OVERALL: 4 STARS! I really loved this. I read two books about mental illness (the one before this was Made You Up by Francesca Zappia) in a row. This one involved OCD and I always forget how debilitating it is for people who suffer from this. A lot of people who suffer from OCD have a hard time having friends or being productive because they’re always worried about their obsessions. The author’s note explains that the a friend of hers has a daughter who was diagnosed with OCD when she was seven and that this story was inspired by her. That made even more tears come out of my face. You need this book in your life. It comes out on June 16, so click the link below to preorder!

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ARC Review: Made You Up by Francesca Zappia

Made You UpTitle: Made You Up

Author: Francesca Zappia

Series: None

Publisher: Greenwillow Books

Release Date: May 19, 2015

Genre: YA, Mental Health, Contemporary

Source: E-Galley from the publisher through Edelweiss

This. Book. Was. Amazing. With the barrage of YA about teen mental health lately, this book kind of scared me since they all feel like the story’s been done before. This book delivered. I’ll get into the finer points after your synopsis from Amazon:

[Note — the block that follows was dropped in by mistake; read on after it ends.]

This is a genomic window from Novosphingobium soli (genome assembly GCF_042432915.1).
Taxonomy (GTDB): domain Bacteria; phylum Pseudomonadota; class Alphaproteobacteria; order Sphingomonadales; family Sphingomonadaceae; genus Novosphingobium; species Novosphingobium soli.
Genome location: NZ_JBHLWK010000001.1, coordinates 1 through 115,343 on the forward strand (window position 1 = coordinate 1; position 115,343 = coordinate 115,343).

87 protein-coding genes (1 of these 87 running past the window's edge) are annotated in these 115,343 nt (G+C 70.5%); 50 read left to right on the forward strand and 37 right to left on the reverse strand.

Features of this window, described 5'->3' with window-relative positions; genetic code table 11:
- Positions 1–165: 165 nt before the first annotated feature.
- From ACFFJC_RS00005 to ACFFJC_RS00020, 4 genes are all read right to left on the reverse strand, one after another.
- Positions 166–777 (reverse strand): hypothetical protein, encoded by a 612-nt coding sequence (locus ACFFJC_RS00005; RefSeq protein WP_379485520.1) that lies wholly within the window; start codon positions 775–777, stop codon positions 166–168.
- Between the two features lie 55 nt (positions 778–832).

Reality, it turns out, is often not what you perceive it to be—sometimes, there really is someone out to get you. For fans of Silver Linings Playbook and Liar, this thought-provoking debut tells the story of Alex, a high school senior—and the ultimate unreliable narrator—unable to tell the difference between real life and delusion.

Alex fights a daily battle to figure out what is real and what is not. Armed with a take-no-prisoners attitude, her camera, a Magic 8 Ball, and her only ally (her little sister), Alex wages a war against her schizophrenia, determined to stay sane long enough to get into college. She’s pretty optimistic about her chances until she runs into Miles. Didn’t she imagine him? Before she knows it, Alex is making friends, going to parties, falling in love, and experiencing all the usual rites of passage for teenagers. But Alex is used to being crazy. She’s not prepared for normal. Can she trust herself? Can we trust her?

1. The beginning of this book confused me so much, but it was a running theme throughout the book.

In the beginning, we see Sam in a grocery store. She is seemingly obsessed with the lobsters in the tank because she believes that the lobsters share her hair color. We meet a boy she dubs Blue Eyes and he helps her set the lobsters free from the tank into the grocery store. At the end of the first chapter, we find out that it wasn’t real – she never set the lobsters free – and we find out about her schizophrenia, when she was diagnosed, and how she proves to herself that things are real: taking pictures of them. That sentence was long, had a ton of punctuation, and was totally worth it. We also find out that Alex loves Yoo-Hoo and it made me crave one horribly. Now that you mention it, I haven’t had one in awhile…